Financial Modeling

Pavan Anoop | 2/22/24


Investing is a complex game of balancing risk and reward. In this entropy, many find that displaying investments using financial models gives assurance and provides a solid argument for why they should invest. This article will cover various financial models like the Discounted Cash Flow model, Three Statement model, and Comparable Company Analysis to give investors a look into the basics of financial modeling.

Discounted Cash Flow Model (DCF)

The discounted cash flow model is one such model that aims to show investors if an investment is worthwhile. Through forecasting and formulas investors can break down companies figuring out the enterprise value and intrinsic value of a stock.

The Discounted Cash Flow model is comprised of two main elements. The first element is cash flow which is the amount of cash moving into and out of a company. Cash flow gives the model an understanding of how much money a company is generating showing its profitability. However, cash flow is not just needed in its present form but also in its future form. What I mean by this is that investors need to forecast cash flow to accurately determine the future value of the company. Because investments are the value of its future cash flows, this number is very effective and essential in this model. However, coming up with this figure is not easy and is where many investors fall short when using the DCF. When forecasting cash flow, it is important to consider historical data analyzing trends in prices, economics, analyst opinions, and cash amortization and depreciation. Remember that making conservative estimates with a margin of safety will highly increase the chances of success using the DCF model.

The 2nd main element of the DCF model is the discount rate. A discount rate is simply a way to discount the cash flow in the future to make it equivalent to its present value. The discount rate used in the DCF model is called the WACC or the weighted average cost of capital. This means the amount of money that it costs to generate money. WACC is commonly used to determine if a company can finance upcoming projects. A lower WACC typically means that the cost of financing a project is less while a higher WACC means the opposite. WACC can be calculated by using the following formula:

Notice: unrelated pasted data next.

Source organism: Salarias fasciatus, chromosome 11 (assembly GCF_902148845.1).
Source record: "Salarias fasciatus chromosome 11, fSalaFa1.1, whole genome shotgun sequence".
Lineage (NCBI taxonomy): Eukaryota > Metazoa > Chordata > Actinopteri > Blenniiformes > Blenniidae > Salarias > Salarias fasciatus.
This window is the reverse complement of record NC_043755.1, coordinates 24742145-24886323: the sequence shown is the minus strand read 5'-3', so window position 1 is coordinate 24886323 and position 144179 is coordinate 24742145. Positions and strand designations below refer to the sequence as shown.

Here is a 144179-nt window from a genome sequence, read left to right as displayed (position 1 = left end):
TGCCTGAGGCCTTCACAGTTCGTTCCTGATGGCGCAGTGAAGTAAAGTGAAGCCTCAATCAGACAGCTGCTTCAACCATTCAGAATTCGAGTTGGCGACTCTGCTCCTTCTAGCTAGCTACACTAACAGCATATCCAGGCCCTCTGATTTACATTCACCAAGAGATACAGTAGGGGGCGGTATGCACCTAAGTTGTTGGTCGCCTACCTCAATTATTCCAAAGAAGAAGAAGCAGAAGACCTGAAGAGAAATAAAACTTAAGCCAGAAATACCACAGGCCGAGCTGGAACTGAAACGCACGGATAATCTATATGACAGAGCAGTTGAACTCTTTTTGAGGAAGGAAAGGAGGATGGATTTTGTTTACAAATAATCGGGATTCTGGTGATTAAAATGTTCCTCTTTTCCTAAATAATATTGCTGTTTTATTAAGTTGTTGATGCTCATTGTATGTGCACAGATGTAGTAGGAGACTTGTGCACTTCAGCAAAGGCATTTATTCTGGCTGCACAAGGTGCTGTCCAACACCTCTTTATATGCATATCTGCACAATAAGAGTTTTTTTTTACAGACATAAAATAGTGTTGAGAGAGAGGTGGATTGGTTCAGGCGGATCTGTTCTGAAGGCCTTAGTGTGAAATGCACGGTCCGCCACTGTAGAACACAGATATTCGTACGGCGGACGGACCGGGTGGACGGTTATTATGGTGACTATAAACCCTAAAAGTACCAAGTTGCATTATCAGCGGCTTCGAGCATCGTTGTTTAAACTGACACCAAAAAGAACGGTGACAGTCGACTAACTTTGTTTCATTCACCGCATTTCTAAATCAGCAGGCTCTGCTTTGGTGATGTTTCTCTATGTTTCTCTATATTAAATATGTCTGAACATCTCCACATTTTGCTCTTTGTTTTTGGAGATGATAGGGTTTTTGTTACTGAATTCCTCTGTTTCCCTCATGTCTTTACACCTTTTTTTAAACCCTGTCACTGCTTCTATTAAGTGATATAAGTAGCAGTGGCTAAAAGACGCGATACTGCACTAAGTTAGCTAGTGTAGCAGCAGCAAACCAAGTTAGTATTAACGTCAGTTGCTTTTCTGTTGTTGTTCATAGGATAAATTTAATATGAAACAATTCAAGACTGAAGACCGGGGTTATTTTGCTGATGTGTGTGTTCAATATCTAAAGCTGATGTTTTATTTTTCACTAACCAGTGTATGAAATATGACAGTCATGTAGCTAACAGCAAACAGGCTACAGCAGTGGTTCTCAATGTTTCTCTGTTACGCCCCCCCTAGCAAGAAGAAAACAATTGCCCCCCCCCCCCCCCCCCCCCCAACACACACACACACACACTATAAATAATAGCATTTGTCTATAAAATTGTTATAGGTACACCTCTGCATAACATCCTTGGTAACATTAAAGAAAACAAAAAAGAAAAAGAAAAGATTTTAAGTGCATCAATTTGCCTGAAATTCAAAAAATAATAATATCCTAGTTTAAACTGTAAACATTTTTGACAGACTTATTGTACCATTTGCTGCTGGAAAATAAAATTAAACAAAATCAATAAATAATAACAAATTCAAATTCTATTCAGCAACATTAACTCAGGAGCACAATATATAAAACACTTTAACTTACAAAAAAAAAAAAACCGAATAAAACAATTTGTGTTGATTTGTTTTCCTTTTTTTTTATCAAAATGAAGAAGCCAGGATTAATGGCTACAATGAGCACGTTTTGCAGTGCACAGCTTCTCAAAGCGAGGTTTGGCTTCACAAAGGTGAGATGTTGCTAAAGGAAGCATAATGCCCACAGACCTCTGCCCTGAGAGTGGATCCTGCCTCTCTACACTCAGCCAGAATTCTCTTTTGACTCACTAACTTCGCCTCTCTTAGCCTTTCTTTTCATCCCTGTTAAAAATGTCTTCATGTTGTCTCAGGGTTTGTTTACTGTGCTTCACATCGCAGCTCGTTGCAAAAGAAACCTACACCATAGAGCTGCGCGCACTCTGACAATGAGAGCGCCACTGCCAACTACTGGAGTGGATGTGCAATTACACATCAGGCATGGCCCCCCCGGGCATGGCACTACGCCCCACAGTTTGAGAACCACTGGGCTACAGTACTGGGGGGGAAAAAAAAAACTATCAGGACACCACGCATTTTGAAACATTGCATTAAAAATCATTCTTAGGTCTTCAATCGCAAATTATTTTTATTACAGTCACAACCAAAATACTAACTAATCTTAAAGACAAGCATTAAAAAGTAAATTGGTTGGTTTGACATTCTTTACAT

From: Investopedia

Combining WACC and Cash flow estimates allows investors to understand the present value of a company because it takes the money a company makes and appropriately discounts it. The following formula puts these two elements to finally come to the enterprise value or a company’s total value.

From: Investopedia

With the Enterprise Value, you can divide that by the number of outstanding shares giving the intrinsic value of a stock.

The intrinsic value of a company can tell you two things. If the DCF value is above the value of the company or stock then that means the stock is undervalued. If the DCF is lower then it is overvalued. Another way to frame this is by putting it in the context of ROI or return on investments. If you find that the intrinsic value is over the present value then the investment has a positive ROI and is likely to grow to that intrinsic value. If the intrinsic value is lower than the present value then the investment has a negative ROI and will likely depreciate.

Three Statement Model

When analyzing a company quantitatively there are three main sources of information: the income statement, the balance sheet, and the cash flow statement. These statements are a huge part of the decision-making process so investors have developed a way to forecast them utilizing historical data and assumptions. This model does not go into depth in analysis but mostly serves as a basis for other financial models.